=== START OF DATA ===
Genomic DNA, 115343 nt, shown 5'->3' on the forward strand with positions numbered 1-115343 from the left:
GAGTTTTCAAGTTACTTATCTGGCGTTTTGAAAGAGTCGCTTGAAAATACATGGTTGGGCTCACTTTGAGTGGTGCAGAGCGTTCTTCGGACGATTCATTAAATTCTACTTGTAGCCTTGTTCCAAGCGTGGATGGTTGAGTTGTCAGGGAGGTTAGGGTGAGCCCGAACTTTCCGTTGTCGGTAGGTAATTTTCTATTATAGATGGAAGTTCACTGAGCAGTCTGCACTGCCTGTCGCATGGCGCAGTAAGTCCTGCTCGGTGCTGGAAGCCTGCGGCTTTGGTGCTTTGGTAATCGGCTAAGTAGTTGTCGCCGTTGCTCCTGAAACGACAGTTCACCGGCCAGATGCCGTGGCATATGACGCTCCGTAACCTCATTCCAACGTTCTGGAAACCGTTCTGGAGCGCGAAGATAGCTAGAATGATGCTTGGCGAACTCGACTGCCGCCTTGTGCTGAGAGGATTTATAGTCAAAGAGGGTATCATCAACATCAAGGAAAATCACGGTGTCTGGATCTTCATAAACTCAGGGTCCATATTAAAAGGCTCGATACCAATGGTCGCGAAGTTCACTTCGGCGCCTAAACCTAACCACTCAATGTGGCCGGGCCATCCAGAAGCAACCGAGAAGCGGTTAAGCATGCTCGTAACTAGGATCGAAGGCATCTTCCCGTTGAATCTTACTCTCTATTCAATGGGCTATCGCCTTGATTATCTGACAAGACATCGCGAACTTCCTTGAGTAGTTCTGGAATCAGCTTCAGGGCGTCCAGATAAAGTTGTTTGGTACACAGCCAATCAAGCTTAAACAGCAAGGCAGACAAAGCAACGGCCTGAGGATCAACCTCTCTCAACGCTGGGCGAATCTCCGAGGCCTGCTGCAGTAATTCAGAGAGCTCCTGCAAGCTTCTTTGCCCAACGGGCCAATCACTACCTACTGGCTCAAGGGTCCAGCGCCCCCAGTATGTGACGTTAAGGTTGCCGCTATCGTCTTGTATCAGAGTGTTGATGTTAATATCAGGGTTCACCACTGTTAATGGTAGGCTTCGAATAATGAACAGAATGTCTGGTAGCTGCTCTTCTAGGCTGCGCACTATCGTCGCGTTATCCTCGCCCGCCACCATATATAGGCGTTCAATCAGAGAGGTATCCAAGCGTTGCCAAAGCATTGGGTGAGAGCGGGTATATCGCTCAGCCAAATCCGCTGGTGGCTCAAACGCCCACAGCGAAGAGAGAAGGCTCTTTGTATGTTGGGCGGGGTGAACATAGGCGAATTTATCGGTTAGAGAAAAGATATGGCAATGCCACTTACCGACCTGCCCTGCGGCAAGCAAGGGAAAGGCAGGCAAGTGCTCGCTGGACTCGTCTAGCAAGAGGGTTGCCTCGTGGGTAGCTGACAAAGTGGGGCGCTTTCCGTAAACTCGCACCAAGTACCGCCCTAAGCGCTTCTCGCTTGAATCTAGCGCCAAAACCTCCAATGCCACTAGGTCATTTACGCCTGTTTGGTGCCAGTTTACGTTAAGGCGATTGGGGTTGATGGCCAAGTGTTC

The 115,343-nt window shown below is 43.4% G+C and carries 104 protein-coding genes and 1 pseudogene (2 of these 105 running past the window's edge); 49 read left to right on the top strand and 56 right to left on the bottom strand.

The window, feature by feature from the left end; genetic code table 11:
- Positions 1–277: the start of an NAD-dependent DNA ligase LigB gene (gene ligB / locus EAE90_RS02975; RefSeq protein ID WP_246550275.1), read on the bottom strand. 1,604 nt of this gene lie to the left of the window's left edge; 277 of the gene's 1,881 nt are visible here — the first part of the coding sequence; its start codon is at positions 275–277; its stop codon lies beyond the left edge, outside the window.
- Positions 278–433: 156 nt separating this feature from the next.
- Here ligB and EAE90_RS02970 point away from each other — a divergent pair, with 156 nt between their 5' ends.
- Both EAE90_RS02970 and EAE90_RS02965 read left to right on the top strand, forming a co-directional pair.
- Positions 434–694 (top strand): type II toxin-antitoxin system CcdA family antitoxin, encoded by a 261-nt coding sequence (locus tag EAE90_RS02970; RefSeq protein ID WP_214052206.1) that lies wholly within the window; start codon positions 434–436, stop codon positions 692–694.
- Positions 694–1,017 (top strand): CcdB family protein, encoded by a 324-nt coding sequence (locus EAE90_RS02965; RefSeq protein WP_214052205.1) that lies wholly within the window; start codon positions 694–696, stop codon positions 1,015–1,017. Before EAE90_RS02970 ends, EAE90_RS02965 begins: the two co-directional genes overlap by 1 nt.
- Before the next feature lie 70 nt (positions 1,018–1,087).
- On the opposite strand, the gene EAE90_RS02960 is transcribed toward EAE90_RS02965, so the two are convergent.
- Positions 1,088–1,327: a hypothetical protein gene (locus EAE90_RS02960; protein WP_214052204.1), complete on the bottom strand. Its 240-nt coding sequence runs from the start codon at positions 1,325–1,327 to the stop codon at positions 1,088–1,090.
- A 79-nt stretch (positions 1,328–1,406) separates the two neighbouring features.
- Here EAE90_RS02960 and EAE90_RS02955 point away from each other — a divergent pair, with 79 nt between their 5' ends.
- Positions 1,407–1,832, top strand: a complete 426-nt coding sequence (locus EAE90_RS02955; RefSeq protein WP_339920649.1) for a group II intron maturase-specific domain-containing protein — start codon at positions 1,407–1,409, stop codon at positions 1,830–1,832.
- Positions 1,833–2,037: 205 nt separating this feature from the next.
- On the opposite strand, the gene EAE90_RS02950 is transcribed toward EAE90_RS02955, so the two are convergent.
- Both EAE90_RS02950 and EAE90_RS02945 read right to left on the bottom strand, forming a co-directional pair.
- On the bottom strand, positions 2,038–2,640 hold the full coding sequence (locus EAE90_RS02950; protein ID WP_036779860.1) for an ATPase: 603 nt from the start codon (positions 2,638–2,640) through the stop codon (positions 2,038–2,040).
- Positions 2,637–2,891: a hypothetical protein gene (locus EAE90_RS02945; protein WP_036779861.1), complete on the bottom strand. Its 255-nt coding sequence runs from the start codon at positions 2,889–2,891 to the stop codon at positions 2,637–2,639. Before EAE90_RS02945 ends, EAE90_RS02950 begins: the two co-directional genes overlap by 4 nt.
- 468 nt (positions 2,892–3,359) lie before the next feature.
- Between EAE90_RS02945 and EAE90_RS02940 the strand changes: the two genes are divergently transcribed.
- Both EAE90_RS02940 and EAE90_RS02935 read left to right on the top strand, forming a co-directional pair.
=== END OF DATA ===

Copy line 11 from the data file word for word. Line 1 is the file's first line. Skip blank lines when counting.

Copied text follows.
- Before the next feature lie 70 nt (positions 1,018–1,087).